18. #18 |  StrangeOne | 

    So the EPA has to seek judicial enforcement before anyone is required by law to actually stop? Build anyways. I think it would be fun for the feds to argue in court that the .63 acre lot in a suburb is a protected wetland, but the other houses, roads, and structures aren’t. Let the fines rack up. Years later they can let the EPA explain to a judge how building a house did 2 million dollars in damage to a non-existent wetland.

    I know this sounds naive, but lets be honest a callous and unaccountable government agency has decided to fuck them. They aren’t getting out of this easy. The EPA through sheer government arrogance is beyond a sensible response. The only prayer these people have is to let the EPA be soooooo stupid that the first judge who gets to see this will throw the whole damn thing out. By the EPA’s own admission that could take years. In the meantime the house is built and they live in it, maybe, hopefully.

  19. #19 |  Ed | 

    The so called “EPA” isn’t doing anything. An individual is and that individual needs to be dealt with one way or another. Where is the mafia when you need them?

  20. #20 |  Joe in Missouri | 

    The EPA is a rogue criminal organization that is no where authorized in the Constitution to exists much less to write law. The word treasonous comes to mind when I think of the EPA that stole the only land that I have even owned. The gallows would be too good for these traitors to every concept of liberty.

  21. #21 |  Jean |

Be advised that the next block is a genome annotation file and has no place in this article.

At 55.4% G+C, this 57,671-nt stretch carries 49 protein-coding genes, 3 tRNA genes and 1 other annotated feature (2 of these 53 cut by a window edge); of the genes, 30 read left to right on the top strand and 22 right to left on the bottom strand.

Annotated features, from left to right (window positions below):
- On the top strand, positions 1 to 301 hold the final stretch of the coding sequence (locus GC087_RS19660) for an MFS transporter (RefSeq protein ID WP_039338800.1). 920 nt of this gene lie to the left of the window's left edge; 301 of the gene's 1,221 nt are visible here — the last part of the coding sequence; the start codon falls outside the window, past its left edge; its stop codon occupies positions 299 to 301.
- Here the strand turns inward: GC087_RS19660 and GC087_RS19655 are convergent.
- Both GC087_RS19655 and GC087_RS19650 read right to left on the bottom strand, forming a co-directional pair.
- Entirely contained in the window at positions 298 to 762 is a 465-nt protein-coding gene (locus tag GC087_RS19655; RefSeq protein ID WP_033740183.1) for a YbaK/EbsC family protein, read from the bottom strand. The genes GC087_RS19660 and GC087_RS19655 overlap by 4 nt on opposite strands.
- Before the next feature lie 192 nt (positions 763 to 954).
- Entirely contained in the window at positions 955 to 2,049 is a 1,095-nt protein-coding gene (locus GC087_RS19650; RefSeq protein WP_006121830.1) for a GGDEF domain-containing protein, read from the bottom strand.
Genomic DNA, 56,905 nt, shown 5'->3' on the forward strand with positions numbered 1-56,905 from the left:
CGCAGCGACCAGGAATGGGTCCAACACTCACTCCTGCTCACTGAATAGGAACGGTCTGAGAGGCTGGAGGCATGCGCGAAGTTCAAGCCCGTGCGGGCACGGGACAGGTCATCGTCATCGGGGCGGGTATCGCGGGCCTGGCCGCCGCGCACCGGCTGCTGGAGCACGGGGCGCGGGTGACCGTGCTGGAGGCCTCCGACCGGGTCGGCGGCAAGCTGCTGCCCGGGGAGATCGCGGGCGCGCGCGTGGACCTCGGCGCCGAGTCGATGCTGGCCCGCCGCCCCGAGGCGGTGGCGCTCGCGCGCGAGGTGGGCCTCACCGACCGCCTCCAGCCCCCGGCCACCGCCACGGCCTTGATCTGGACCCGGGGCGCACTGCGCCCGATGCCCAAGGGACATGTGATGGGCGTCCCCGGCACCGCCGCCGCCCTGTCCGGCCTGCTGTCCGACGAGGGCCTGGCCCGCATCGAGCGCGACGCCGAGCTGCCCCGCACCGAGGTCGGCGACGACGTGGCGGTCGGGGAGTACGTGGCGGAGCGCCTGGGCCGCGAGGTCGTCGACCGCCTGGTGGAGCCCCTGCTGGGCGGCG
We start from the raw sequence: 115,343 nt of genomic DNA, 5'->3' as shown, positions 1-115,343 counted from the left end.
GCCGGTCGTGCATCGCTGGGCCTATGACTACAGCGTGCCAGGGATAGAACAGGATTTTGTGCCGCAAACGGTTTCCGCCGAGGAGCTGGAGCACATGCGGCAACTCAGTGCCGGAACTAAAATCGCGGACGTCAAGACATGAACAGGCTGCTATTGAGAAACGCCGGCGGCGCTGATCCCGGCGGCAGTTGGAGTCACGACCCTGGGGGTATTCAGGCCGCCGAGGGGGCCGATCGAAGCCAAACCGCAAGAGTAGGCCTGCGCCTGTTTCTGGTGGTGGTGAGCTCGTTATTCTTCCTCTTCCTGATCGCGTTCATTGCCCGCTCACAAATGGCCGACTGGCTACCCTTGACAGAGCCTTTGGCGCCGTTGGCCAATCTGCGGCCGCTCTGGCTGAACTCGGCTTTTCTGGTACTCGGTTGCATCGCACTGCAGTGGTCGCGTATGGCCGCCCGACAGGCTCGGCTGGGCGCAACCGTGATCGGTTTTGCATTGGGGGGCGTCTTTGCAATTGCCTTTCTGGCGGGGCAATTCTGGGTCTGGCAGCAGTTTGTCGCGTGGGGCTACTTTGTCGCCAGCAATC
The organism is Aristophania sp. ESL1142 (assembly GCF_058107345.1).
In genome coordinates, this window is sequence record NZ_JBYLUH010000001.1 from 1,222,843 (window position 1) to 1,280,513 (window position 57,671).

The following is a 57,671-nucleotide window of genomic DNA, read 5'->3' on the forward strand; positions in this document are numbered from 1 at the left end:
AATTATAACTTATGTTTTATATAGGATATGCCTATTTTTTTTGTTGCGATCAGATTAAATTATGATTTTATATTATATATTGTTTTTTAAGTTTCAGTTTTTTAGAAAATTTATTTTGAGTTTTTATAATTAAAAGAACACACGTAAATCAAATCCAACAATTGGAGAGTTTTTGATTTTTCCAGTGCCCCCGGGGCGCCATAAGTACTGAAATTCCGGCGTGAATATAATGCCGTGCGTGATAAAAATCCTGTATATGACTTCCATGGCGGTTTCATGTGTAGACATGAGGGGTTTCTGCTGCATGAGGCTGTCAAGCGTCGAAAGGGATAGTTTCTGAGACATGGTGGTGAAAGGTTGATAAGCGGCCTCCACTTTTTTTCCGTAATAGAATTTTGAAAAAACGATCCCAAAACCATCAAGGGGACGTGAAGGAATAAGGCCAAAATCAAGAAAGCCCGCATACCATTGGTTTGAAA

This is why we need a libertarian-constitution recognizing president in this
    upcoming election. Ron Paul is that man and he plans on abolishing the EPA. Which can’t happen to soon. Chances are if we were to check the Federal Register there is no regulation with the force and effect of law for this agency. Just a bunch of criminals stealing from the little guy for the benefit of the wealthy. Ron Paul may not, on his own be able to correct the situation but with the bully pulpit he can put pressure on the sellouts in congress to get rid of this criminal agency. This is one agency he has
    said he would eliminate. Vote for Ron Paul

  22. #22 |  Goober | 

    Ron Paul talks tough at every turn, but if you actually look at his legislative accomplishments, even given his posts on some important comissions, he hasn’t accomplished much of anything. i doubt very much him being elected will change anything.

  23. #23 |  You really don’t have any « Authentically Wired | 

    […] Your Rights Under Regulatory Law […]

  24. #24 |  Ron Paul 2012! | 

    I read a short little book called “Adventures in Legal Land” a couple of years ago when I was battling my HOA. I won, and do not pay any fees. It is all about having the right mindset – not knowing the usurper’s rules, regulations, and ordinances per se.